top of page

Remuneration Systems

Does your remuneration system reward Staff and Partners for exactly the behaviours you want from them?

If it does, congratulations, you're in a tiny minority.

What seems to typically happen is that firms talk about the desired behaviours and outcomes they expect from Partners, and then reward them based on something entirely different.

If you take the higher order definition of what a Partner is there to achieve, it looks something like the following (in order):

  • Be available as a trusted advisor to valuable clients via a close relationship

  • Attract, retain and develop a team of skilled professionals who learn from the partner and espouse the partners ethical and technical values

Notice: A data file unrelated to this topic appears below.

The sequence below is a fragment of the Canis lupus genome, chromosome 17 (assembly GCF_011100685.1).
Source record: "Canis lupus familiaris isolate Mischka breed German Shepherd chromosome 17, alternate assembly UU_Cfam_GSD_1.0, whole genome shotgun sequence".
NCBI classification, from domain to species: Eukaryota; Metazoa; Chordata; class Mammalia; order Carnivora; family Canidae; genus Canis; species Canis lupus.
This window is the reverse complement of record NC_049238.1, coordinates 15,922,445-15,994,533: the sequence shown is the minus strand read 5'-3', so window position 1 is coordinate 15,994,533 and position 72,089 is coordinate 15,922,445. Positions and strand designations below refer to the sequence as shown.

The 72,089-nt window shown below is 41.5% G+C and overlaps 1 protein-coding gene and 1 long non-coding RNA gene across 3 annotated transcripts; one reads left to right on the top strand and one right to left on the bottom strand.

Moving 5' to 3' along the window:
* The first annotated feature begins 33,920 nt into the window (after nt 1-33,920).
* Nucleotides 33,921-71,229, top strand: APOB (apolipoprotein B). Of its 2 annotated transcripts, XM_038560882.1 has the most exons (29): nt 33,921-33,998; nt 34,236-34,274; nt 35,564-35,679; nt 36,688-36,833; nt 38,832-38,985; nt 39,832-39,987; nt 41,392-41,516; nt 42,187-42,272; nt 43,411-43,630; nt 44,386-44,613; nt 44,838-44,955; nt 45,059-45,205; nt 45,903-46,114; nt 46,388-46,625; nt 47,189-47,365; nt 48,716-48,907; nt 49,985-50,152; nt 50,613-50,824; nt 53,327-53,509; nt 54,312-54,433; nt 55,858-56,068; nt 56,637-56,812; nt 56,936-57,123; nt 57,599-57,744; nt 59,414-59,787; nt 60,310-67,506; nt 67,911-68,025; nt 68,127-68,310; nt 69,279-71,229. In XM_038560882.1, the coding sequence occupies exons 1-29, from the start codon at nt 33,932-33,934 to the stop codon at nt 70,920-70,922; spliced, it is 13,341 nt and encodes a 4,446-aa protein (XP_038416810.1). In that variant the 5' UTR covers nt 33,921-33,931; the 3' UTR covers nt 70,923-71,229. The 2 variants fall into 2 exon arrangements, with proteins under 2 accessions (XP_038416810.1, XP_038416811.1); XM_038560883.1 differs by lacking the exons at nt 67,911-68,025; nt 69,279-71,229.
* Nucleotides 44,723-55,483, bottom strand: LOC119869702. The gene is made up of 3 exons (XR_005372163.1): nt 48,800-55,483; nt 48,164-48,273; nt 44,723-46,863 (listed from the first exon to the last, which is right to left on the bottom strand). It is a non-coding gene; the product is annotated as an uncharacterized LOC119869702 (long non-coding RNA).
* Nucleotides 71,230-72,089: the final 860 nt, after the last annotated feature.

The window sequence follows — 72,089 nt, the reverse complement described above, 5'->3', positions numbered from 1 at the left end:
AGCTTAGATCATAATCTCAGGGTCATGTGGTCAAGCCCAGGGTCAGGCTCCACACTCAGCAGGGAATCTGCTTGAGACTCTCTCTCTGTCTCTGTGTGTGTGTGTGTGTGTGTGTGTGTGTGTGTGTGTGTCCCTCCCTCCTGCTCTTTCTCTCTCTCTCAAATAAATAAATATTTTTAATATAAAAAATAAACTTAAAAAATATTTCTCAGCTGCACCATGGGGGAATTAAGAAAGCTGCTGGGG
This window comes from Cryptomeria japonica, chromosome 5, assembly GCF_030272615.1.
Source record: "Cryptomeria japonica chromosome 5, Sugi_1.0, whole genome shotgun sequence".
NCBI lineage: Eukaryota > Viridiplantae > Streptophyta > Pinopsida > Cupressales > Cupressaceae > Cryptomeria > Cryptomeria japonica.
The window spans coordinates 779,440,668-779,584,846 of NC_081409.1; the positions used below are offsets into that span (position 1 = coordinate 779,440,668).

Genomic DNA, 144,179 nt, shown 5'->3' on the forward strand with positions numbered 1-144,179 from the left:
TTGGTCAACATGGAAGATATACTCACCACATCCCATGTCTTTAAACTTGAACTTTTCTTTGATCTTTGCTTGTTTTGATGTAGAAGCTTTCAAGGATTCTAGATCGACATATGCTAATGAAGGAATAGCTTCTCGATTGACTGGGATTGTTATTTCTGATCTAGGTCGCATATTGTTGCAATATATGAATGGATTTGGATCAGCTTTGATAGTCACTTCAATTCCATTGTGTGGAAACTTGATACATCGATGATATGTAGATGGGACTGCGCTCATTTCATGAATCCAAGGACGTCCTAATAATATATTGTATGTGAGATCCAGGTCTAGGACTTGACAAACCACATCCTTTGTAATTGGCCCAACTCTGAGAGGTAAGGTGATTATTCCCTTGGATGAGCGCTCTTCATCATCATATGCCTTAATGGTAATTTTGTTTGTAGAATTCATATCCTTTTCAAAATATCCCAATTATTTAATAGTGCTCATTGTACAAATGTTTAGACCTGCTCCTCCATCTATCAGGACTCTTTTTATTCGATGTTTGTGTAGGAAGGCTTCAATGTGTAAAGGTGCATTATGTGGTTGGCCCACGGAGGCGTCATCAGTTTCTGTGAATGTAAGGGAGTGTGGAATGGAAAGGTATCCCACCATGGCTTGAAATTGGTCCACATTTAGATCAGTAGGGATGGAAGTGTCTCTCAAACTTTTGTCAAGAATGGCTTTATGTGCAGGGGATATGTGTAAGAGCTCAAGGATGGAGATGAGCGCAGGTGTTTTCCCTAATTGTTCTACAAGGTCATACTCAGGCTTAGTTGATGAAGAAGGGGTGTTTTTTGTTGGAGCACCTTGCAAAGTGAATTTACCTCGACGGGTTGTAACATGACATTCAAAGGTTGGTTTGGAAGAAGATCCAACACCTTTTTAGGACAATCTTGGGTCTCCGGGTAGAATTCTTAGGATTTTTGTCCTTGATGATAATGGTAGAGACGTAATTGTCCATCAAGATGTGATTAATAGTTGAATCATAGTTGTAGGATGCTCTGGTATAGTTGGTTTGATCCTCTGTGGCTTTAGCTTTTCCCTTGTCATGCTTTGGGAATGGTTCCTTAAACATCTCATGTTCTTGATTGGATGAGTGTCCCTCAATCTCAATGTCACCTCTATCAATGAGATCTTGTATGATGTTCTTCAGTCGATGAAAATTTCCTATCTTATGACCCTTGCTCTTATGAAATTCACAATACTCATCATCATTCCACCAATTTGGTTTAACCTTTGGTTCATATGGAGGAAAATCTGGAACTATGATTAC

• Direct, qualify and manage a pipeline of fee paying services to their team, ensuring all team members are engaged, challenged and occupied, and clients are professionally and expertly serviced for their legal needs

  • Contribute to and develop the firms standing in the legal, business and general communities, enhancing its reputation and position of prominence

  • Mentor and develop new Partner quality professionals, leveraging their skills and ensuring firm expansion and appropriate succession planning

Now this all sounds pretty sensible, smart and noble. The problem is what happens next.

Most remuneration models are heavily weighted towards personal billable hours of the partners individual exertion, even when this almost guarantees none of the above lofty goals can be met. We’ve never understood how that makes sense.

Report Factory can provide guidance and examples of how to restructure remuneration plans and thinking to encourage and deliver the outcomes and behaviours which make a difference to the firm, linking remuneration of individuals directly to these behaviours.

bottom of page